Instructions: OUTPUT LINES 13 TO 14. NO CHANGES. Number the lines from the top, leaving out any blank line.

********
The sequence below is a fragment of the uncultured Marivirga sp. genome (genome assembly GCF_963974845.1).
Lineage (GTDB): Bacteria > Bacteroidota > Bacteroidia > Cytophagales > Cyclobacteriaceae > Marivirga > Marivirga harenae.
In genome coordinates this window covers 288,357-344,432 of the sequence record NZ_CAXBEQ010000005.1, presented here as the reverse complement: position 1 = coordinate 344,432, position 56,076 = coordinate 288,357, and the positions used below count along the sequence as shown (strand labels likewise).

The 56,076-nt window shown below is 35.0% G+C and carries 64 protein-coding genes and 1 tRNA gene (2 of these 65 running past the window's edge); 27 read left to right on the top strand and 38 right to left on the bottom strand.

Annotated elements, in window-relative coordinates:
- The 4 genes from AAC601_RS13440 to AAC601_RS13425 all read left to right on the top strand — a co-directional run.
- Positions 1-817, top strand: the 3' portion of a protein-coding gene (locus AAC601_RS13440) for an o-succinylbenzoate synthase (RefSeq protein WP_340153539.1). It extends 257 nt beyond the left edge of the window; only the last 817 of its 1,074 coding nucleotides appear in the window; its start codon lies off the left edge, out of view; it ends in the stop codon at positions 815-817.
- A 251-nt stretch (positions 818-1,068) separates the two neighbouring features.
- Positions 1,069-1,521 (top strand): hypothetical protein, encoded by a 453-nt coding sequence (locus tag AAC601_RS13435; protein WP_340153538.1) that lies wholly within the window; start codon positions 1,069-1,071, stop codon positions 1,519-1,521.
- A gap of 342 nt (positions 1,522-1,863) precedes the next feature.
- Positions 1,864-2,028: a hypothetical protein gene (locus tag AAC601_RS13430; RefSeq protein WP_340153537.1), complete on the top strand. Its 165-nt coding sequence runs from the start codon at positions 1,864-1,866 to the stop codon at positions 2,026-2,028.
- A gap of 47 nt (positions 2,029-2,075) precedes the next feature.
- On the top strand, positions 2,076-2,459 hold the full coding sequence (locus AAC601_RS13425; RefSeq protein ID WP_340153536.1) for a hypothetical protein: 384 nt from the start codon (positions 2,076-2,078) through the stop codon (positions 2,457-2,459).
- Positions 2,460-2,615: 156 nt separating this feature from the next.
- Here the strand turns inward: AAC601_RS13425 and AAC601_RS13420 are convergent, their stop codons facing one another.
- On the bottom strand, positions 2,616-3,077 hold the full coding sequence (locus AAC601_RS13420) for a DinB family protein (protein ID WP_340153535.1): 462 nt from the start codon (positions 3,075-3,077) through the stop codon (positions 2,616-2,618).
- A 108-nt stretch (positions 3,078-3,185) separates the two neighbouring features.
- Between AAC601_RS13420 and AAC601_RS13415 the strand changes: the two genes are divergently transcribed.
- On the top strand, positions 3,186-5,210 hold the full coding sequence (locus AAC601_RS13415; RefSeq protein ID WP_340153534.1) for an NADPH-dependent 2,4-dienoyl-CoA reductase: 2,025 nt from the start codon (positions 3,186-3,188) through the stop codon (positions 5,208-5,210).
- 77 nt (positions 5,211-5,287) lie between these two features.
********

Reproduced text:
- On the top strand, positions 2,076-2,459 hold the full coding sequence (locus AAC601_RS13425; RefSeq protein ID WP_340153536.1) for a hypothetical protein: 384 nt from the start codon (positions 2,076-2,078) through the stop codon (positions 2,457-2,459).
- Positions 2,460-2,615: 156 nt separating this feature from the next.